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While searching for a simple bash function that echoes my external IP address, I came across this post, which had the following example:

function ext-ip () { curl http://ipecho.net/plain; echo; }

I'm wondering how echo works in this context; neither the curl nor the echo manpages were very helpful. Why does it echo the response body of the previous curl command? And is there any advantage to doing in this way as opposed to, e.g. echo "$(curl -s http://ipecho.net/plain)"? I'm only asking because the syntax of the latter seems more transparent/straightforward.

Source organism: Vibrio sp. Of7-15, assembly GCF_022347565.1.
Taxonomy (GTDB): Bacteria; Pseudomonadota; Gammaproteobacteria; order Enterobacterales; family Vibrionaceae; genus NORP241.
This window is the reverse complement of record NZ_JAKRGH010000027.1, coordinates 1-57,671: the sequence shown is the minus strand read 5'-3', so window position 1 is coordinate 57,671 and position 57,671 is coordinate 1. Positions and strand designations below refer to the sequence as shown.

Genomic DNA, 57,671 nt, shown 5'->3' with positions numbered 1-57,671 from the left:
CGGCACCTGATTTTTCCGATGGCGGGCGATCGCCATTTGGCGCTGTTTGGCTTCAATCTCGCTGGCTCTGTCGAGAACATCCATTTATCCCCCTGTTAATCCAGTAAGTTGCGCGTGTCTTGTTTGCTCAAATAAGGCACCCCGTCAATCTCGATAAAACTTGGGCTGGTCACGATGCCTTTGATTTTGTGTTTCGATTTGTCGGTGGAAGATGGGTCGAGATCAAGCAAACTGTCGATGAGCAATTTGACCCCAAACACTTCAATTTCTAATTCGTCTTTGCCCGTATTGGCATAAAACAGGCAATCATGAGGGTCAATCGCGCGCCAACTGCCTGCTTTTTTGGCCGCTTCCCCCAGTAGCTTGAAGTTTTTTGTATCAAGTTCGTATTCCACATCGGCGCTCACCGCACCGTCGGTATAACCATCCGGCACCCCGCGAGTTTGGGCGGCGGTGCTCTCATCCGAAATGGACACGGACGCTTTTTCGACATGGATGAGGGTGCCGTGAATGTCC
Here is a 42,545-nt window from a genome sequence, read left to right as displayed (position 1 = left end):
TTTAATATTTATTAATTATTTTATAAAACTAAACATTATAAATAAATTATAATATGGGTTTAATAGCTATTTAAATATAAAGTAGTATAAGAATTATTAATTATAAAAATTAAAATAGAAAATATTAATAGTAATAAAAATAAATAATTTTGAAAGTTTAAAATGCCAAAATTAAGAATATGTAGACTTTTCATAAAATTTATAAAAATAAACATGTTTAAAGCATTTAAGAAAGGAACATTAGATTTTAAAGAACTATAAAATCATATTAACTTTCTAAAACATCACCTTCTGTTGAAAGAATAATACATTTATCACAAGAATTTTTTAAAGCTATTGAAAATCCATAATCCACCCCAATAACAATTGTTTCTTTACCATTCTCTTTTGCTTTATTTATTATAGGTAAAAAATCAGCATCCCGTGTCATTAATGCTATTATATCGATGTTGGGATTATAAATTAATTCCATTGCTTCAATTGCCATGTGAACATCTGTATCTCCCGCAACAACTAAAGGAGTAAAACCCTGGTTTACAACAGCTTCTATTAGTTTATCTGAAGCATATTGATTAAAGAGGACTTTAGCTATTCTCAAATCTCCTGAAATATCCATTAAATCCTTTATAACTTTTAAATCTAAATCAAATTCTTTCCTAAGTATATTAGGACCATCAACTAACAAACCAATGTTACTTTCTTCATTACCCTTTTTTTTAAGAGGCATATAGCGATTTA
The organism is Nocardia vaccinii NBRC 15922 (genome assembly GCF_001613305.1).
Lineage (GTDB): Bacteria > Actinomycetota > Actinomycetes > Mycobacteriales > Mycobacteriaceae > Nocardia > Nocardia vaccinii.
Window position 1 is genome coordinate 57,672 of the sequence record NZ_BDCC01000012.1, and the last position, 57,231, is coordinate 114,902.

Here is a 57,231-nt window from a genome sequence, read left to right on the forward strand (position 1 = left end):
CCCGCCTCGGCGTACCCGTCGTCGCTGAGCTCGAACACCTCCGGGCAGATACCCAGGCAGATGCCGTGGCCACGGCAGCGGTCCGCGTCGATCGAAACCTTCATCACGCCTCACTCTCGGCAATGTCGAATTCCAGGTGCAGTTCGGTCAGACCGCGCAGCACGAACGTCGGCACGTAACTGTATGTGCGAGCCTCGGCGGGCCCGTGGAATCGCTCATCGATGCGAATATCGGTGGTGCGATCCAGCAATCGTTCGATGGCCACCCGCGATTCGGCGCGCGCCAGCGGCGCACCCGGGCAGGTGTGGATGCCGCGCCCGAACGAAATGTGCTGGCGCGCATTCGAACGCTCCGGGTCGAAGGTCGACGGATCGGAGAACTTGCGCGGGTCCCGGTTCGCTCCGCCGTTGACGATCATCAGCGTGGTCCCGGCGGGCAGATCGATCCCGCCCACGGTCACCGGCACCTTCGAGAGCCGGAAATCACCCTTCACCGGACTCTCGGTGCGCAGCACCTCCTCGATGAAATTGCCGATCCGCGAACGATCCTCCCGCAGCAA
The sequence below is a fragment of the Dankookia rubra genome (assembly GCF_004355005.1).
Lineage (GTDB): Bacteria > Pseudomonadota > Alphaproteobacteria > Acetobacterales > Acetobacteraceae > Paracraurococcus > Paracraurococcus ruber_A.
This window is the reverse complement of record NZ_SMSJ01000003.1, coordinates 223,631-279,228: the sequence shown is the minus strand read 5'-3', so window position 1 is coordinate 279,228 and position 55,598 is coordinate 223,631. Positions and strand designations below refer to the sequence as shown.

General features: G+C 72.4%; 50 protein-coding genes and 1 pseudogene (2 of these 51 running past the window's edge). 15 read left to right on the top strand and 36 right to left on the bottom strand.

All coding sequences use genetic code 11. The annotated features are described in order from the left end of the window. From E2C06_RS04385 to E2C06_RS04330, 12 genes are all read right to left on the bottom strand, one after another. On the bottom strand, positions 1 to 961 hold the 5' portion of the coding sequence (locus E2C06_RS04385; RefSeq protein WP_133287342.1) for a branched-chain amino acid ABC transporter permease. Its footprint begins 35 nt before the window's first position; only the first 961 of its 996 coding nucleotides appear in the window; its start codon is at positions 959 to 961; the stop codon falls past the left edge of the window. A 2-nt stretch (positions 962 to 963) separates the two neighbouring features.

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1 Answer 1

up vote 5 down vote accepted

Why does it echo the response body of the previous curl command?

A classic loaded question.

It doesn't do any such thing. The curl command outputs an IP address without a trailing newline. The echo command supplies the newline. It's that simple.

Whether

echo "$(curl -s http://ipecho.net/plain)"

is more straightforward than

curl http://ipecho.net/plain ; echo

is a matter of taste to some extent. It's worth noting, however, that $() is not available in the Bourne (not to be confused with the Bourne Again) shell nor in the C shells, whereas pretty much all shells can execute two plain commands in sequence separated by a semi-colon. That even includes csh and fish. ☺

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Ahh, I feel silly now. Thanks for the detailed answer, as well as the additional information about the Bourne shell. :) –  ysim Jan 23 at 20:00

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